What is third generation sequencing?

A fundamentally different way to sequence DNA, third generation sequencing brought a cheaper, faster and more sophisticated approach to genomics.

  • Third generation sequencing techniques were developed in the 2010s.
  • They use different principles to Sanger sequencing, meaning they can decode much longer stretches of DNA.
  • Techniques include PacBio’s Single-Molecule Sequencing in Real Time (SMRT) and Oxford Nanopore Technology (ONT) – and these are in use and continuing to evolve well into the 2020s.

Key terms

DNA

(deoxyribonucleic acid) A molecule that carries the genetic information necessary to build and maintain an organism.

Base

(or nucleotide) The basic unit of genetic instructions. DNA is encoded in four chemical bases: adenine (A), thymine (T), cytosine (C ) and guanine (G).

Genome

The complete set of genetic instructions required to build and maintain an organism.

Whole Genome Sequencing

(or full genome sequencing) The process of determining the entirety of an organism’s genome.

What is third generation sequencing?

 

  • Since the Human Genome Project, the development of newer and better DNA sequencing technologies has cut the cost of sequencing genomes by 1000-times.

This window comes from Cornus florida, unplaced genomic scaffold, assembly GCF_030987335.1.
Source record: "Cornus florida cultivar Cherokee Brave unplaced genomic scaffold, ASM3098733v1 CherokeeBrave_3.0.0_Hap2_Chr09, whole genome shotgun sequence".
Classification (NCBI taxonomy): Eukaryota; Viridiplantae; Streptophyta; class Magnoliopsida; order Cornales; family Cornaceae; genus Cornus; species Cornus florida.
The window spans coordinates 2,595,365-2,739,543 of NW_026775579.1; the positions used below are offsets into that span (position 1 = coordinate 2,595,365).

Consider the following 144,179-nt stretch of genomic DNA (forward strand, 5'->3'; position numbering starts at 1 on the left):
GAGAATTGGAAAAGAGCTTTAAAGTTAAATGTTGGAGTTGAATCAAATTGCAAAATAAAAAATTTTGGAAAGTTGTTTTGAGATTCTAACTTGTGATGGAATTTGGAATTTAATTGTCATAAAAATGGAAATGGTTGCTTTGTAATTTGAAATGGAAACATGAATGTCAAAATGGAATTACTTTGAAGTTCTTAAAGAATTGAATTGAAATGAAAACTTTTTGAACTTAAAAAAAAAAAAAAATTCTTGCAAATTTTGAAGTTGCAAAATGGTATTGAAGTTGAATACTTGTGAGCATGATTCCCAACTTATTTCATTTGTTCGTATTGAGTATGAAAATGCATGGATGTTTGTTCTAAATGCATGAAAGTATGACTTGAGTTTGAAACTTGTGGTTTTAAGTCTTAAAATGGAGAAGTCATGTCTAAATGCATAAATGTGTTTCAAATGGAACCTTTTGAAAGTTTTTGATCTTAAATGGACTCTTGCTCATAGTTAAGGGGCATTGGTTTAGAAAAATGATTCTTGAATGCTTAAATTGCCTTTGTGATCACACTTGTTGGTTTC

• Two common types of third generation sequencing are Single-Molecule Sequencing in Real Time (SMRT) and Oxford Nanopore Technology (ONT).
  • Unlike previous techniques, which use similar principles to Sanger sequencing, third generation sequencing techniques use completely different approaches.
  • For example, SMRT’s approach made it possible to analyse DNA in real-time. ONT is a very fast, compact technique that makes it possible to sequence DNA outside of traditional laboratory settings.
  • In both cases, the raw data is converted by an algorithm into a sequence which can be read directly.
Image credit: Philip Mynott/Wellcome Sanger Institute

How did third generation sequencing advance science? 

 

  • Third generation sequencing provided scientists with a way to study genomes at unprecedented resolution.
  • For example, for the first time, it was possible to sequence single molecules – revealing information about how individual cells function.
  • The techniques were also able to sequence long (up to 30,000 bases) and ultra-long (up to several million bases) fragments of DNA. This makes it much easier and quicker to assemble full genomes.
  • They can also overcome some of the challenges of early techniques which found it difficult to sequence specific regions of the genome – for example, if a fragment of DNA had a lot of C and G bases in it, or had a lot of As in a row.
  • Initially, third generation techniques had a lower accuracy than existing techniques. However, because they are so quick and cost-effective, and their mistakes are random, repeating the process can lead to accuracies of 99.999%.
Image credit: Oxford Nanopore Technologies

The past, present and future of sequencing techniques: Sequencing techniques have evolved significantly since the 1970s. Compare the techniques in our timeline.